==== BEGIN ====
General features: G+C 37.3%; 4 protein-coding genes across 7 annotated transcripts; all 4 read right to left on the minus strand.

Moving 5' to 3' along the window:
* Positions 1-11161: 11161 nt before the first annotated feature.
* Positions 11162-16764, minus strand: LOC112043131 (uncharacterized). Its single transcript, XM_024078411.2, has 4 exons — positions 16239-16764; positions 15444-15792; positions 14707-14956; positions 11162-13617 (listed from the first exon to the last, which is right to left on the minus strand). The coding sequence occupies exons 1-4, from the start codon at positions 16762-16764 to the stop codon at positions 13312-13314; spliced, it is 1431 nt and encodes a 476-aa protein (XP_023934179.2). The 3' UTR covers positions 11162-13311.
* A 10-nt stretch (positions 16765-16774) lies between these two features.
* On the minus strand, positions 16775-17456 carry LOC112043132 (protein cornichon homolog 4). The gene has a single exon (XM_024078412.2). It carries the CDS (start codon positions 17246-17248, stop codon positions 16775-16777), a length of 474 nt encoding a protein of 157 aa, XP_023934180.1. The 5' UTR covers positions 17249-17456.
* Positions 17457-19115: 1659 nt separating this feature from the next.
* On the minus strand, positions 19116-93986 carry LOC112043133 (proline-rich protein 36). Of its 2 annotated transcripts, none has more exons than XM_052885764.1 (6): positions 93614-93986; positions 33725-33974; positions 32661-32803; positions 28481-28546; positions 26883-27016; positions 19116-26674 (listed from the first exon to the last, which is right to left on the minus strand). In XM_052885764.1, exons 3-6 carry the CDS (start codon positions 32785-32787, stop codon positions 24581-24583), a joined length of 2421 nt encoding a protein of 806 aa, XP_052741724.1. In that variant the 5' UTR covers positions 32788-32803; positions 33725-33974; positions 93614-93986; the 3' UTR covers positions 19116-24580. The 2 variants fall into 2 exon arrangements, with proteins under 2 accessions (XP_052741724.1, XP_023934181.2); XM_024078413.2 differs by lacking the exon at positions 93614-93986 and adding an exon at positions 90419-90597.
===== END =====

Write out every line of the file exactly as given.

General features: G+C 37.3%; 4 protein-coding genes across 7 annotated transcripts; all 4 read right to left on the minus strand.

Moving 5' to 3' along the window:
* Positions 1-11161: 11161 nt before the first annotated feature.
* Positions 11162-16764, minus strand: LOC112043131 (uncharacterized). Its single transcript, XM_024078411.2, has 4 exons — positions 16239-16764; positions 15444-15792; positions 14707-14956; positions 11162-13617 (listed from the first exon to the last, which is right to left on the minus strand). The coding sequence occupies exons 1-4, from the start codon at positions 16762-16764 to the stop codon at positions 13312-13314; spliced, it is 1431 nt and encodes a 476-aa protein (XP_023934179.2). The 3' UTR covers positions 11162-13311.
* A 10-nt stretch (positions 16765-16774) lies between these two features.
* On the minus strand, positions 16775-17456 carry LOC112043132 (protein cornichon homolog 4). The gene has a single exon (XM_024078412.2). It carries the CDS (start codon positions 17246-17248, stop codon positions 16775-16777), a length of 474 nt encoding a protein of 157 aa, XP_023934180.1. The 5' UTR covers positions 17249-17456.
* Positions 17457-19115: 1659 nt separating this feature from the next.
* On the minus strand, positions 19116-93986 carry LOC112043133 (proline-rich protein 36). Of its 2 annotated transcripts, none has more exons than XM_052885764.1 (6): positions 93614-93986; positions 33725-33974; positions 32661-32803; positions 28481-28546; positions 26883-27016; positions 19116-26674 (listed from the first exon to the last, which is right to left on the minus strand). In XM_052885764.1, exons 3-6 carry the CDS (start codon positions 32785-32787, stop codon positions 24581-24583), a joined length of 2421 nt encoding a protein of 806 aa, XP_052741724.1. In that variant the 5' UTR covers positions 32788-32803; positions 33725-33974; positions 93614-93986; the 3' UTR covers positions 19116-24580. The 2 variants fall into 2 exon arrangements, with proteins under 2 accessions (XP_052741724.1, XP_023934181.2); XM_024078413.2 differs by lacking the exon at positions 93614-93986 and adding an exon at positions 90419-90597.